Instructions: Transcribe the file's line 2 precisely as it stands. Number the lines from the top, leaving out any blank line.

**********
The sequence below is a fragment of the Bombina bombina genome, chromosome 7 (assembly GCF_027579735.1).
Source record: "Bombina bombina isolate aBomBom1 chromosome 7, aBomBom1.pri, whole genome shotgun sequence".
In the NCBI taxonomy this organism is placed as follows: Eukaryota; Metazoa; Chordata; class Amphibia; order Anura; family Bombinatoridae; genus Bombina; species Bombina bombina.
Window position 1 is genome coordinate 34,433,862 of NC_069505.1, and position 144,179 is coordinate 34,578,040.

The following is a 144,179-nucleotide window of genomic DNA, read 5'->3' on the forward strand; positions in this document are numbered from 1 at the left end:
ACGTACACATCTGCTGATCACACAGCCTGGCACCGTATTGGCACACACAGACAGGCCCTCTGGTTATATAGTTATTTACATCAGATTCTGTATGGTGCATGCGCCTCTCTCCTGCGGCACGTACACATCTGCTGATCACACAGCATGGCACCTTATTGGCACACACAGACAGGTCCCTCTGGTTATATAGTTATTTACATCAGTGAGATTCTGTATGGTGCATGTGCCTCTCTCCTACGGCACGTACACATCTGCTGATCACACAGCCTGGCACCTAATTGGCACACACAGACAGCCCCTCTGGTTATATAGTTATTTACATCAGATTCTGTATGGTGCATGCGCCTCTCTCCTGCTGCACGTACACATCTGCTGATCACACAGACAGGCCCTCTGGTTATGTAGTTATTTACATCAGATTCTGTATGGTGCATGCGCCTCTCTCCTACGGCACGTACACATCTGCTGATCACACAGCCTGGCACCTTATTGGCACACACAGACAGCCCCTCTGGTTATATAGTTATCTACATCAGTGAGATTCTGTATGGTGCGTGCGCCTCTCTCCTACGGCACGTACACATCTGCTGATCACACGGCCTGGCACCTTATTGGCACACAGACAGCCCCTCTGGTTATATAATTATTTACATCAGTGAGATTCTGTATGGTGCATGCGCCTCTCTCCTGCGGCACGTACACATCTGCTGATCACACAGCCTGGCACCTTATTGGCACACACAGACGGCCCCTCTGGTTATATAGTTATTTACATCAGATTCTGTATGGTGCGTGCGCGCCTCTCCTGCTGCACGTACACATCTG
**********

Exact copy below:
Source record: "Bombina bombina isolate aBomBom1 chromosome 7, aBomBom1.pri, whole genome shotgun sequence".